Heteronormativity: What Is It, and Why Is It Harmful?
BY AVNI MISHRA '23
In January, former Dance Moms star and current influencer Jojo Siwa announced that she is part of the LGBTQ community and has been in a loving relationship for several years. The revelation surprised many on the Internet, despite Siwa suggesting that she was not exactly a cookie-cutter heterosexual in her TikToks. Given her young demographic, Jojo Siwa coming out is definitely a significant milestone in queer education for children. Despite the support she received, opposition also flooded in. Enraged parents declared they would forbid their children from watching her content. Some were in disbelief that Siwa was anything but straight. As these individuals halted support for the star under the prenotion that she identified as straight, it begs the question: why did we assume any differently?
Heteronormativity, the assumption that heterosexuality is “normal,” has stood unchallenged for centuries. This ideology prevents queer individuals, especially queer children, from validating their identities, as their identity deviates from the norm. Many people, allies included, fail to recognize that this normalization exists, making it especially difficult to combat.
Heteronormativity starts young,with obvious examples of it present in how we talk to children about sexuality. People do not realize that any comment about romantic relationships sends a message about sexuality. Children’s clothing, for example, often contains quips about future relationships, such as “Sorry boys, I’m not allowed to date!” on girl’s clothing and “Future ladies’ man” on boy’s clothing. This assumes that the child is romantically attracted to the opposite gender and suppresses the possibility of an alternative. Further, adults sometimes ask their children whether their opposite gender friend is their significant other. While these comments seem insignificant, they communicate that heterosexuality is the default. In reinforcing heteronormativity, even accepting parents may create environments where children are too scared to come out.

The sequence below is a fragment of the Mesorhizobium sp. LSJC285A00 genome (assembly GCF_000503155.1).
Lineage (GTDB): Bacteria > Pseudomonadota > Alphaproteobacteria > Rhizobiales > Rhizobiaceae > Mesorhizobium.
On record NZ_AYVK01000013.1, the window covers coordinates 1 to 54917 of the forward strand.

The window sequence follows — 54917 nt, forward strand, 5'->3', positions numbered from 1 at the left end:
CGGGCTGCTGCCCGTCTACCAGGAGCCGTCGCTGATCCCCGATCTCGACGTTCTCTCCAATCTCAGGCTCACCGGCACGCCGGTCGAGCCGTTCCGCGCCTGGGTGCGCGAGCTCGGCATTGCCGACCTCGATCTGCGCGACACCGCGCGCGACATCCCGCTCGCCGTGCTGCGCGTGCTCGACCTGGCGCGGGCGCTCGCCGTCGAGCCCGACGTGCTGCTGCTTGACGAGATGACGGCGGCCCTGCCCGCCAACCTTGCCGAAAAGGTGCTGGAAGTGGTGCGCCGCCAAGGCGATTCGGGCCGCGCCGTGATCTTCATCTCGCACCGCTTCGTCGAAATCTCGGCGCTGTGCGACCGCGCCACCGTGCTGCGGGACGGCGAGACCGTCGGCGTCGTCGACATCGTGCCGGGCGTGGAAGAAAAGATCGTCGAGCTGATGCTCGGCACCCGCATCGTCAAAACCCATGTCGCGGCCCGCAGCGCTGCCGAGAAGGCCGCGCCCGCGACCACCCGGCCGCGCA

The double standard in response to queer representation also promotes heteronormativity. Adults often discourage queer representation in children’s media to “protect” their children from sexually suggestive media. This argument falls through when considering how both queer and heterosexual relationships are shown to children. For instance, outcries rose when people shipped two male characters of the recent Disney Pixar film, Luca, deeming it inappropriate to portray minors as romantic partners. However, the two characters, Luca and Alberto, are thirteen and fourteen, around the same age as Aang and Katara from Avatar: the Last Airbender when they share an onscreen kiss in the series finale. Aang and Katara’s relationship, though much more explicitly suggestive, received little to no retaliation, further enforcing the notion that heterosexuality is more acceptable to show to children, while homosexuality is dirty or overly sexual.
Along with confronting heteronormative standards in daily life, queer children face the additional hurdle of coming out to friends and family. On the surface, it seems obvious that a child needs to clarify their sexual identity to the world—how else are they expected to know? But closer examination examining reveals a critical truth: children are forced come out because they are assumed to be heterosexual. By declaring their sexuality, an individual corrects this assumption. However, the possibility of confusing or disappointing others by “deviating” from the norm deters many from being honest about their identities to themselves and others. Dismantling the default of heterosexuality, would obviate the need to come out.
All in all, heteronormativity creates hostile environments that make it difficult for queer people to live comfortably. It’s especially harmful because allies and even LGBTQ+ people may internalize these beliefs and allow hate into deceptively safe spaces. But people can resist societally engrained homophobia: whether it be through affirming queer identities to others or donating to charities like The Trevor Project, every fight for queer lives is a fight for normalizing queer identities.